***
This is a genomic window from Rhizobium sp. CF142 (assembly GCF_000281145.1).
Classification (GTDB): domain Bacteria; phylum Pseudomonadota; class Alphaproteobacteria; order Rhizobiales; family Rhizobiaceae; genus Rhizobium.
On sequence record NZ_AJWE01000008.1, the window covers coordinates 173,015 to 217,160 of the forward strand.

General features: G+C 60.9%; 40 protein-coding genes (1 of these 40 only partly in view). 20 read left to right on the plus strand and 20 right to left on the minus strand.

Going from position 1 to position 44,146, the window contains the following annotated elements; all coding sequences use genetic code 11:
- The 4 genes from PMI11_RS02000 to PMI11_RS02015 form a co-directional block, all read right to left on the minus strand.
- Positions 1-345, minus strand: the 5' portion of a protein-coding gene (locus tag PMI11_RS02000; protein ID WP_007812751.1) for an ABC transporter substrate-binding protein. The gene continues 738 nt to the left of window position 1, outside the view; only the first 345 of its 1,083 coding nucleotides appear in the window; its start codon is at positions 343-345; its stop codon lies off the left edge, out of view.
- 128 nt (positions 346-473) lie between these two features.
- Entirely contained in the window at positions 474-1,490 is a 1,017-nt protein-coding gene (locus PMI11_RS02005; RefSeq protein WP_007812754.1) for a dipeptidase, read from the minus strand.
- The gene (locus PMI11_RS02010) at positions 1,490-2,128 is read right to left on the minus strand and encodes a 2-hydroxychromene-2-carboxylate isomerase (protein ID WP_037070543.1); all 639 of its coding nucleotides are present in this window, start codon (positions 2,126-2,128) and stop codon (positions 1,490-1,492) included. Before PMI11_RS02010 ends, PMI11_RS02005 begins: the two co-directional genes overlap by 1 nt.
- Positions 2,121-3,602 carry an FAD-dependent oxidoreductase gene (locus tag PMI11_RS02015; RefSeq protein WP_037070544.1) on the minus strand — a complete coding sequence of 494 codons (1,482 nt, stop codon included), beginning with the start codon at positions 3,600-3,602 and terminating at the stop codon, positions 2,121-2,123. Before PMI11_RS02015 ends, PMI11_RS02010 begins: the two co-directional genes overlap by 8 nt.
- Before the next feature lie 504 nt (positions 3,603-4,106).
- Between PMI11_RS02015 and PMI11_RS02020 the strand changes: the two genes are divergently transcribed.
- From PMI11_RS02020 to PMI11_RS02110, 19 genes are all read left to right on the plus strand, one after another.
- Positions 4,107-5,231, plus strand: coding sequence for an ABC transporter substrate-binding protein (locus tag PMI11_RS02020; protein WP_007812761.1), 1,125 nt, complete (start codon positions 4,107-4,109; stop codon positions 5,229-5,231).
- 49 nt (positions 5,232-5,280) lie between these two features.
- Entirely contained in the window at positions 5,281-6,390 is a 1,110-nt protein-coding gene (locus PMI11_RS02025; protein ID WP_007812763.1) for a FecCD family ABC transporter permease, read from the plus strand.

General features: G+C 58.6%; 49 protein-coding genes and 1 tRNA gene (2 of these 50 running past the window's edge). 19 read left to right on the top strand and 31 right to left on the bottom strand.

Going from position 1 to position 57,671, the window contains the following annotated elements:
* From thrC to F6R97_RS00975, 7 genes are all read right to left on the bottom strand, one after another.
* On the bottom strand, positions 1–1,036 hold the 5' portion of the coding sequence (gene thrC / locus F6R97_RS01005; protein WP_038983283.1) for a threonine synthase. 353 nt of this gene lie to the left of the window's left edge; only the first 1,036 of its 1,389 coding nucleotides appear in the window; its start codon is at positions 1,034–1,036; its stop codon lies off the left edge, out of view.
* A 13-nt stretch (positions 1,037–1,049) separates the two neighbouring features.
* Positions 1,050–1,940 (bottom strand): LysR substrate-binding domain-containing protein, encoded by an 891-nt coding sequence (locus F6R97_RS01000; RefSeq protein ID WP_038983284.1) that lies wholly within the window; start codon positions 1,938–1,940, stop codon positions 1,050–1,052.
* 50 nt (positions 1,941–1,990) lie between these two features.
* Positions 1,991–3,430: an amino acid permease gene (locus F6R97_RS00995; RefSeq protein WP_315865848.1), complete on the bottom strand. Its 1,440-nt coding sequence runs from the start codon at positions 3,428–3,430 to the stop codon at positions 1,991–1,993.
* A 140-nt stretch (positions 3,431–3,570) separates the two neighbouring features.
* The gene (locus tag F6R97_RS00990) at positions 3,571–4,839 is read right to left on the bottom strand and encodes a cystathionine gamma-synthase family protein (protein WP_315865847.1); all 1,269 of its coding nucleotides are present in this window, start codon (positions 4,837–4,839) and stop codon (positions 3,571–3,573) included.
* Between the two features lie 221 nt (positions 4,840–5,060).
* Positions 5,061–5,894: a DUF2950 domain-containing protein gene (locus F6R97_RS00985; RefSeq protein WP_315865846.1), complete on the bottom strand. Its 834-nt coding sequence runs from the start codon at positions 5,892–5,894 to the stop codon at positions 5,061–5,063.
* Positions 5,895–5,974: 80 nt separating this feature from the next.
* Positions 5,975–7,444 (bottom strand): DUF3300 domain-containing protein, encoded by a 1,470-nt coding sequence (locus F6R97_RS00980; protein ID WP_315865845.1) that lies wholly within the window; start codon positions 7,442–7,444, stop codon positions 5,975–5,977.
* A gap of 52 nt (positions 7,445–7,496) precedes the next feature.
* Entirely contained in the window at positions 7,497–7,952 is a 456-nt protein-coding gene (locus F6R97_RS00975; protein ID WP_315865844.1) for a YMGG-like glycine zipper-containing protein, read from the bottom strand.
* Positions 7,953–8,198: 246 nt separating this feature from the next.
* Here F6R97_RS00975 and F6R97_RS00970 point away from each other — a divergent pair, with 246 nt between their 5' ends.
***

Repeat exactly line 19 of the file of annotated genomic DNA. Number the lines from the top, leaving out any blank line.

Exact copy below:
Going from position 1 to position 57,671, the window contains the following annotated elements: